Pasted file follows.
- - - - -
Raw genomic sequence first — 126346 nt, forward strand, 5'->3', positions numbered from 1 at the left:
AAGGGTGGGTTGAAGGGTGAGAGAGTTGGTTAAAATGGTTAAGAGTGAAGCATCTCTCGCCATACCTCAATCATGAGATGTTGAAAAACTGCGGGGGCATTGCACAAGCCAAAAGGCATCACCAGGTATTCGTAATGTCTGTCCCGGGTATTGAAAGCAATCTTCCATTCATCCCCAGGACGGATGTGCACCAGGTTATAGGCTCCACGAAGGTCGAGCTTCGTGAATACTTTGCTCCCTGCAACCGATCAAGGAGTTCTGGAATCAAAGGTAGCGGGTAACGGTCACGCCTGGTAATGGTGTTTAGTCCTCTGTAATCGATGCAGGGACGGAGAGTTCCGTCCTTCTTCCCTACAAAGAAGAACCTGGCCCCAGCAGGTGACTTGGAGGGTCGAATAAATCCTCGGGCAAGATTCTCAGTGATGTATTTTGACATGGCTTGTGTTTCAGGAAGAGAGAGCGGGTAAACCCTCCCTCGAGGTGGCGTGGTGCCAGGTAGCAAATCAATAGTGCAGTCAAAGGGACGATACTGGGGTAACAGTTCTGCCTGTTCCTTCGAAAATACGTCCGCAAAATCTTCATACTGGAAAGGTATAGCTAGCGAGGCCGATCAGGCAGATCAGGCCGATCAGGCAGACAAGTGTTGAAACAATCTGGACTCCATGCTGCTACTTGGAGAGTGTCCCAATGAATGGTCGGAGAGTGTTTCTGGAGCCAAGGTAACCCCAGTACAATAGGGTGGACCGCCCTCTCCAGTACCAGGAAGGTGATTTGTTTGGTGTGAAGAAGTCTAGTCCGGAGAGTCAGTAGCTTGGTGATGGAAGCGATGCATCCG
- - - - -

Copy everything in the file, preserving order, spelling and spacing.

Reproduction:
Raw genomic sequence first — 126346 nt, forward strand, 5'->3', positions numbered from 1 at the left:
AAGGGTGGGTTGAAGGGTGAGAGAGTTGGTTAAAATGGTTAAGAGTGAAGCATCTCTCGCCATACCTCAATCATGAGATGTTGAAAAACTGCGGGGGCATTGCACAAGCCAAAAGGCATCACCAGGTATTCGTAATGTCTGTCCCGGGTATTGAAAGCAATCTTCCATTCATCCCCAGGACGGATGTGCACCAGGTTATAGGCTCCACGAAGGTCGAGCTTCGTGAATACTTTGCTCCCTGCAACCGATCAAGGAGTTCTGGAATCAAAGGTAGCGGGTAACGGTCACGCCTGGTAATGGTGTTTAGTCCTCTGTAATCGATGCAGGGACGGAGAGTTCCGTCCTTCTTCCCTACAAAGAAGAACCTGGCCCCAGCAGGTGACTTGGAGGGTCGAATAAATCCTCGGGCAAGATTCTCAGTGATGTATTTTGACATGGCTTGTGTTTCAGGAAGAGAGAGCGGGTAAACCCTCCCTCGAGGTGGCGTGGTGCCAGGTAGCAAATCAATAGTGCAGTCAAAGGGACGATACTGGGGTAACAGTTCTGCCTGTTCCTTCGAAAATACGTCCGCAAAATCTTCATACTGGAAAGGTATAGCTAGCGAGGCCGATCAGGCAGATCAGGCCGATCAGGCAGACAAGTGTTGAAACAATCTGGACTCCATGCTGCTACTTGGAGAGTGTCCCAATGAATGGTCGGAGAGTGTTTCTGGAGCCAAGGTAACCCCAGTACAATAGGGTGGACCGCCCTCTCCAGTACCAGGAAGGTGATTTGTTTGGTGTGAAGAAGTCTAGTCCGGAGAGTCAGTAGCTTGGTGATGGAAGCGATGCATCCG